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Teufe is the mining term for the depth. The depth ( h T ) indicates how deep a point underground lies below the surface of the day (the surface of the earth around the pit ). In contrast, the height h denotes the distance measured upwards from a reference surface . The vertical distance between the ground surface and a point in the mine , that is, the vertical depth was formerly referred to as Seiger designated depth. This distinction is no longer made today, depths and sea depths are synonymous.

Reference points

The depth is always given by a reference point. In early tunnel construction there was the so-called tunnel depth. For this purpose, the mine separator determined a fixed reference point from which measurements were made. The tunnel was either above or below the reference point. If the tunnel was above the mine-separating reference point, it was therefore at a rising sea depth. If the tunnel was below the reference point, it was when the sea depth was falling. With the emergence of civil engineering , an upper edge of the terrain, usually the hanging lawn bench, was chosen as the reference point .

Today the reference area normal height zero (NHN; formerly normal zero NN) is mainly chosen in mining in Germany . This means that there are negative and positive heights. Height indications are not depth indications. If a point is below NHN, it receives the sign - (minus) , if it is above, + (plus). The NHN-height has the symbols H .

Eternal depth

In early mining, the mining right granted was limited to a certain depth due to the tunnel construction. This meant for the individual lugs owner that it between ridges and sole state some Seigermaß. He could deposit up to eternal fully exploit. This term was derived from the assumption that a field author will last forever in front of him and in the whole of the mountains. It was assumed that the mountains formed the border and that the eternal entirety had been reached at the latest when one could penetrate another tunnel. If already enfeebled fields bordered on your own field, you could build up to the border of an already enfeebled field. With the advent of civil engineering, but also with the award of square fields , this regulation was no longer feasible. By introducing the crossing , the regulation was changed so that the award now took place down to the eternal depths . The eternal depth is the infinite depth below. Through the eternal depth a mine owner is with the award granted the right to a trending dismantle the traps mining claim within its field limits the deposit to as deep as he can or as the deposit at depth ranges.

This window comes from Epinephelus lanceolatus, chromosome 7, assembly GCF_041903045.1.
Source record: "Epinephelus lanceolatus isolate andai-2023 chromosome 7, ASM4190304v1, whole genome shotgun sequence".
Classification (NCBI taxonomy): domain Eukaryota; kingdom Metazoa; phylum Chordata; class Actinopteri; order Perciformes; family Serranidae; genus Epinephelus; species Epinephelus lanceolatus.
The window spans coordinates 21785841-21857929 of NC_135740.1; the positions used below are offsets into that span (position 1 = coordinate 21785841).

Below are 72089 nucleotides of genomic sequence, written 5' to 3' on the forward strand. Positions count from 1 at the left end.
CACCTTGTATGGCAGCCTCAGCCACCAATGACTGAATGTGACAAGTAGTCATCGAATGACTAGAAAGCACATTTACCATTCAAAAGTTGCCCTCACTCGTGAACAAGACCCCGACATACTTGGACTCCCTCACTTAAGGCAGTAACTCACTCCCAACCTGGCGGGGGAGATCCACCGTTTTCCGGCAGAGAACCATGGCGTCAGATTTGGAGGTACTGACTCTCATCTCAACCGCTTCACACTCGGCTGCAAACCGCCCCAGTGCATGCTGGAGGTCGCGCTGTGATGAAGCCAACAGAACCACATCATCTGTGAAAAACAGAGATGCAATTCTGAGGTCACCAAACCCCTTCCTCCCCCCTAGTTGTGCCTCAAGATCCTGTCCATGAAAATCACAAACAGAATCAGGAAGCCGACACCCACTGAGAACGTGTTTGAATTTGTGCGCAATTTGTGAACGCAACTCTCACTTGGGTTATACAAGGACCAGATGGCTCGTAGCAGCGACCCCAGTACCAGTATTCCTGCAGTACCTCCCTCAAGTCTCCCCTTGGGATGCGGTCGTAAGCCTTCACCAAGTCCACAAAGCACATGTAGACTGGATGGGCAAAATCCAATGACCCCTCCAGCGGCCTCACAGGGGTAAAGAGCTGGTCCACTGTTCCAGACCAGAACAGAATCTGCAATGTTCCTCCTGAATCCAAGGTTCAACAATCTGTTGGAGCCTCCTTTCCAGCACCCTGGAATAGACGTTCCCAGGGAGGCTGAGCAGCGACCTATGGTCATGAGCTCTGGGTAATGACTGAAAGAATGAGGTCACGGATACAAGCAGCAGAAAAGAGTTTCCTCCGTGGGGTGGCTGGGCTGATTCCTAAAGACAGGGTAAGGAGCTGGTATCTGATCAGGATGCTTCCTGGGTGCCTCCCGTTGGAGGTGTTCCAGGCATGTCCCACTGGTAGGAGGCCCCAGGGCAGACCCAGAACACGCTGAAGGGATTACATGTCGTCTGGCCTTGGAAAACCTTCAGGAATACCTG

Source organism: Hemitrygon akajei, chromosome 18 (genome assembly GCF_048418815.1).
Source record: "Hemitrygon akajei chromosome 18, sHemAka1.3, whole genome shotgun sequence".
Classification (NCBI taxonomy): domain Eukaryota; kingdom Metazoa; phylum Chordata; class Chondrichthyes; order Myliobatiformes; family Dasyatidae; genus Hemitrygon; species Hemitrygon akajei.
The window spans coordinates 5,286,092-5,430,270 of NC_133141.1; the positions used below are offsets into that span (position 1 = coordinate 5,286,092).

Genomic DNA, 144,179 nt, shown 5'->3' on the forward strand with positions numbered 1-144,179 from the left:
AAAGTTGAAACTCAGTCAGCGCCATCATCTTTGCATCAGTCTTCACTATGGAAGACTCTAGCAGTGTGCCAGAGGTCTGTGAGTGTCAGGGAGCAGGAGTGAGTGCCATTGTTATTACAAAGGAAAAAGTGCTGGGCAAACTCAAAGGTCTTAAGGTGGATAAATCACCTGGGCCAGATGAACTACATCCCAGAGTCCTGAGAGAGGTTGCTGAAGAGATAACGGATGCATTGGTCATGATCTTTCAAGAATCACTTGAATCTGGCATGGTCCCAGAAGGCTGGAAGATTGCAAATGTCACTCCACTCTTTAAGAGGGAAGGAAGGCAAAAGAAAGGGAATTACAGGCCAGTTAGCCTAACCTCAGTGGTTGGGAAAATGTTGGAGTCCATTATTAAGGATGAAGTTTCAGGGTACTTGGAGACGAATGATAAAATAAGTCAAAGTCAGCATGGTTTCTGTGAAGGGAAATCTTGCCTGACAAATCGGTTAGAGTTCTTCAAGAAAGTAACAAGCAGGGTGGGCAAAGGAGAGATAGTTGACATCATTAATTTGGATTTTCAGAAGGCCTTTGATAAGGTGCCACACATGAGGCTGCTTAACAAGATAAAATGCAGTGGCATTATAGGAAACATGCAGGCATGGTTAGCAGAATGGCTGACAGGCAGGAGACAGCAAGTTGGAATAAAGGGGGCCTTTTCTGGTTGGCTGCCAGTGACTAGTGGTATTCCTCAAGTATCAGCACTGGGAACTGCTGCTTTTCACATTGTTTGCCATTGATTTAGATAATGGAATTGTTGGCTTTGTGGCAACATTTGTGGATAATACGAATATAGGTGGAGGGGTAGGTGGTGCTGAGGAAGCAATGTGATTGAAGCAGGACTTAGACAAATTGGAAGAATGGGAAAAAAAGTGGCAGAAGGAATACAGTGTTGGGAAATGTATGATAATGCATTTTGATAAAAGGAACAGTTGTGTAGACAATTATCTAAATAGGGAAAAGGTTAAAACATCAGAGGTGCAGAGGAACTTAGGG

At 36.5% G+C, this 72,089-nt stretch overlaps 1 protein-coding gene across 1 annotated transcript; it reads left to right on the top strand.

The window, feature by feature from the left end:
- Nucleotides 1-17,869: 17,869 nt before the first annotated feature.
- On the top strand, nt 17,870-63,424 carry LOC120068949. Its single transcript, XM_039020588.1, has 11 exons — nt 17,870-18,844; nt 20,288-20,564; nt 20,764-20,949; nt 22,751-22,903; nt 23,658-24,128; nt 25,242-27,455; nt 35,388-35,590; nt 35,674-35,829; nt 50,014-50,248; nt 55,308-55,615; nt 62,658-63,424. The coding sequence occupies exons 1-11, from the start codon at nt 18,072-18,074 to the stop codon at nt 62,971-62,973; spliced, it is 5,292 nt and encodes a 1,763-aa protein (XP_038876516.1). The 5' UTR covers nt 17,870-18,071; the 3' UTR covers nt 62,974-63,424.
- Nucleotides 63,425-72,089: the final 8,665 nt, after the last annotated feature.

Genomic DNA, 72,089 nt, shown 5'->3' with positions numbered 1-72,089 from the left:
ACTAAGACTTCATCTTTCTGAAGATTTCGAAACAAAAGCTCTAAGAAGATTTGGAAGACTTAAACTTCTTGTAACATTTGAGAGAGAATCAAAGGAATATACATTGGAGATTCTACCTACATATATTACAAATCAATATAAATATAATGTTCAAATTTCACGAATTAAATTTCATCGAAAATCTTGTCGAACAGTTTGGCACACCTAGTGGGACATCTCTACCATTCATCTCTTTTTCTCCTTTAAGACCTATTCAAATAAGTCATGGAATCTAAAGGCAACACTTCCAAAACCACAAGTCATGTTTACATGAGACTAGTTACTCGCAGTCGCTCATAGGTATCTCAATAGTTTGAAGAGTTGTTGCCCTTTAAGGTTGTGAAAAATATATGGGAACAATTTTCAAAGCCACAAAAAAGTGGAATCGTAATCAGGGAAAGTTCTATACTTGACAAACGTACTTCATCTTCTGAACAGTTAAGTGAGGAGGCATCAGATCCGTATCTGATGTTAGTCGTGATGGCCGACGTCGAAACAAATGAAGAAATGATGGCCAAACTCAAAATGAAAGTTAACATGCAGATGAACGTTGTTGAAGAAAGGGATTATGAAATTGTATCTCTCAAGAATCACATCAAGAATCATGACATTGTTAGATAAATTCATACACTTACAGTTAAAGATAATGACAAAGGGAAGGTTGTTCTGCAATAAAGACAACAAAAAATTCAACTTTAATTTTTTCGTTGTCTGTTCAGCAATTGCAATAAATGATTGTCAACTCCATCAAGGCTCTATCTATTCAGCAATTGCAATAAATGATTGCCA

Other depths

Representation of shallow and sea depths on a barrel-sized and a sloping day shaft

In addition to the Seiger depth, there is also the shallow depth. The shallow depth is the distance that exists between two points lying one below the other when they are on a flat inclined plane .

During the tunnel mining there were also the heir depths . This was the depth that a tunnel had to be in order for it to be granted hereditary tunnel justice . The Enterbungsteufe was - depending on the mining area - a particular seigeres level below the Erbstollensohle. If another tunnel was created, which reached the level of disinheritance, the justice of the tunnel was withdrawn from the first tunnel.

In ore mining, there was the so-called Erzteufe . This was the depth at which a deposit - in the experience of the miners - contained most of the ore . The miners had found out that thick deposits usually had a larger ore depth than narrow ore veins . Both above and below the ore depths, the deposit was not as rich. If you got deeper than the ore depth, the miner said: "The right ore depth is already over-sunken".

Individual evidence

  1. ^ Woldemar Schneider: Pocket book for practical miners and mine entrepreneurs . Published by JH Heuser, Neuwied 1857.
  2. a b c DIN 21913: Mining plan , part 11: Geometric sizes in the mine building .
  3. Carl von Scheuchenstuel : IDIOTICON the Austrian mining and metallurgy language . kk court bookseller Wilhelm Braumüller, Vienna 1856.
  4. a b Markscheiderbergverordnung Online (PDF; 109 kB) (last accessed on April 9, 2015).
  5. ^ A b Heinrich Veith: German mountain dictionary with evidence . Published by Wilhelm Gottlieb Korn, Breslau 1871.
  6. ^ Carl Johann Bernhard Karsten: Outline of the German mining law doctrine with consideration of the French mining legislation . Haude and Spener'sche Buchhandlung, Berlin 1828.
  7. Moritz Ferdinand Gaetzschmann: Collection by mining terms . Craz & Gerlach Publishing House, Freiberg 1859.
  8. ^ Tilo Cramm, Joachim Huske: Miners' language in the Ruhr area. 5th revised and redesigned edition, Regio-Verlag, Werne 2002, ISBN 3-929158-14-0 .
  9. Mining dictionary . Bey Johann Christoph Stößel, Chemnitz 1778.
  10. Swen Rinmann: General mining dictionary . Zweyter Theil, Fr. Chr. W. Vogel, Leipzig 1808.

Web links

Wiktionary: Teufe  - explanations of meanings, word origins, synonyms, translations